Tue 15 Sep 2015
It’s holidays season again. I was on the road until the eve of Rosh HaShannah, so I am a little late with my festive post for the beginning of 5776. Not too late I hope, as there is a full year minus a couple of days to go. For this start of the year I chose to present you with a list of seven beautiful synagogues all built in the last 60 years in Europe, North America and Israel, with pictures and information that show that synagogues building is a living art combining tradition and modernity, faith and engineering, part of the living landscape of contemporary Judaism. Seven synagogues like the seven days of the Creation.
The Ulm Synagogue is built in a German city with an ancient tradition of Jewish life. The presence of Jews is documented in Ulm since the middle ages, with ups and downs as in many other places in Europe. Jews in Ulm are mentioned as paying taxes since the times of Louis the Bavarian (14th century) and this is also one of the first places where traditional antisemitic libels (‘the poisoning of wells’) showed up. In modern times the history of the community included achievements and expulsions, segregation and the birth as famous figures like Albert Einstein. The synagogue in Ulm combines religious and social functions in a cuboid structure designed by Susanne Gross. It stands close to the place of the older synagogue destroyed by the Nazis during the Kristallnacht.
The New Synagogue in Tallin was initiated in the 1990s when Estonia opened to the world, including Jewish tourism in one of the locations where Jewish life flourished in Europe before the Holocaust. The construction company “Kolle” executed the work of the building which includes other institutions relevant to Jewish religious life like a kosher restaurant and ritual bath.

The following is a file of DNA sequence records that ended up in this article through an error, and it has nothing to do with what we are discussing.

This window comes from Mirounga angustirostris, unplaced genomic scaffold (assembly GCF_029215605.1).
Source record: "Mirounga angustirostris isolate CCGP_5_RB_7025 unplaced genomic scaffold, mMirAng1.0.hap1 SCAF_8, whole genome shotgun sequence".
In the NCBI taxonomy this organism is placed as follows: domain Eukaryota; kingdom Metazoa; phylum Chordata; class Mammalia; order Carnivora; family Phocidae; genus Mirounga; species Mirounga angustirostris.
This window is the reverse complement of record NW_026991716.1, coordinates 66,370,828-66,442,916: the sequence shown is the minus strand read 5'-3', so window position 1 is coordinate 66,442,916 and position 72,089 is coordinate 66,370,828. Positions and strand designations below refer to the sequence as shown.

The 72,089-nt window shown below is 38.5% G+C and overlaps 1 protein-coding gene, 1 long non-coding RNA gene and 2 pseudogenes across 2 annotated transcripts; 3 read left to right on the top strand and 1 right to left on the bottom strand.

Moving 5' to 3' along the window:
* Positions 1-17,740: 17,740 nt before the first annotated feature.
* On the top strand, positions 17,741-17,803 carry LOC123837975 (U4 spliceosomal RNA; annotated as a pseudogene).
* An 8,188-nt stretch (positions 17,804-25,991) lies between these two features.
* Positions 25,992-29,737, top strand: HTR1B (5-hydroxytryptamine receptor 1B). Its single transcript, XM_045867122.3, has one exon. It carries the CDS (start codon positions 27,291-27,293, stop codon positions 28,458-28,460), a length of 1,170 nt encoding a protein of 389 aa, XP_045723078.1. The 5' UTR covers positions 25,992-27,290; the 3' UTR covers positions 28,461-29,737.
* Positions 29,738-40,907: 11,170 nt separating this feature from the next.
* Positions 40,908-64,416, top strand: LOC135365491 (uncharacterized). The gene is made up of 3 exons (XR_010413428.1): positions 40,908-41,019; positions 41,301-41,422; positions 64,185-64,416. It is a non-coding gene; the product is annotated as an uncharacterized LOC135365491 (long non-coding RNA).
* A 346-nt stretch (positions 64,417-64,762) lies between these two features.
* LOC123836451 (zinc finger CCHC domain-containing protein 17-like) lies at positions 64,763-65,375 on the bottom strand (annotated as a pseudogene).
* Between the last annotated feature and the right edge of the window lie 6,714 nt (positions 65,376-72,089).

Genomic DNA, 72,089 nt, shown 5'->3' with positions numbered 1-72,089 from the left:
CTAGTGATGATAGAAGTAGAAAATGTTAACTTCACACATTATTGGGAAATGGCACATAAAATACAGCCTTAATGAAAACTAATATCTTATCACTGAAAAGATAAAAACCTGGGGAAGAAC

Crossing the ocean to the United States we find in Chicago one of the most remarkable designs of its kind – Frank Lloyd’s Wright Beth Sholom (Beit Shalom). The pyramidal structure was designed between 1954 and 1958 , its structure with wire glass on the outside and translucent plastic panels inside attracts and captures the light and integrates the geometrical forms with the world outside. The form reminds the structure of the wooden synagogues in the 17th century in Eastern Europe, while the interior with its central ‘bimah’ (podium) was the result of many debates between the the famous architect and rabbi Mortimer Cohen who led the Conservative congregation that built the structure in the 1950s.
The synagogue in Tribeca, New York, was designed by William N. Berger, completed in 1967 and is also called The Synagogue of Arts. Its undulating facade and curved structure integrates in an elegant manner in a district that is populated with artists and liberal professionals, many of them non-religious and non-affiliated Jews. The programs combine the religious, cultural and social activities trying to be inclusive and open as the environment the community lives in.
A special history also characterizes the Cuban Hebrew Congregation of Miami and its synagogue, the Temple Beth Shmuel completed by Oskar Sklar in 1982. Many of the Jews in Miami are at the origin or descending from the refugees from Cuba who arrived in Florida in the early 1960s. It’s the social, cultural and philanthropic center of Jewish life in the Southern part of the city.
The campus of the Tel Aviv University is one of the most original centers of modern architecture in Tel Aviv. The double scroll structure designed by architect Michael Botta built in 1997-1998 is one of the most striking achievements with its external walls of apparent brick that seem to bring to life atemporal shapes and structures. Located in the same area as the Diaspora Museum the building hosts the Cymbalista Synagogue and the Jewish Heritage Center.
The Megillat Or Synagogue is located in Caesarea, an ancient city which was at the peak of its glory during King Herod’s time and is developed today in a community of the riches of Israel. The scroll theme is present here as well in the design of architect Knaffo Klimor, as well as the integration with the Mediterranean landscape – the blue skies, the white sands and the green lawn around with their strong colors accommodating well the white walls and the elegant and surely sketched curved lines.
Rosh HaShannah – The Jewish New Year – is a universal holiday. We actually celebrate the birthday of the Universe. To all my friends – Shana Tova, A Good New Year!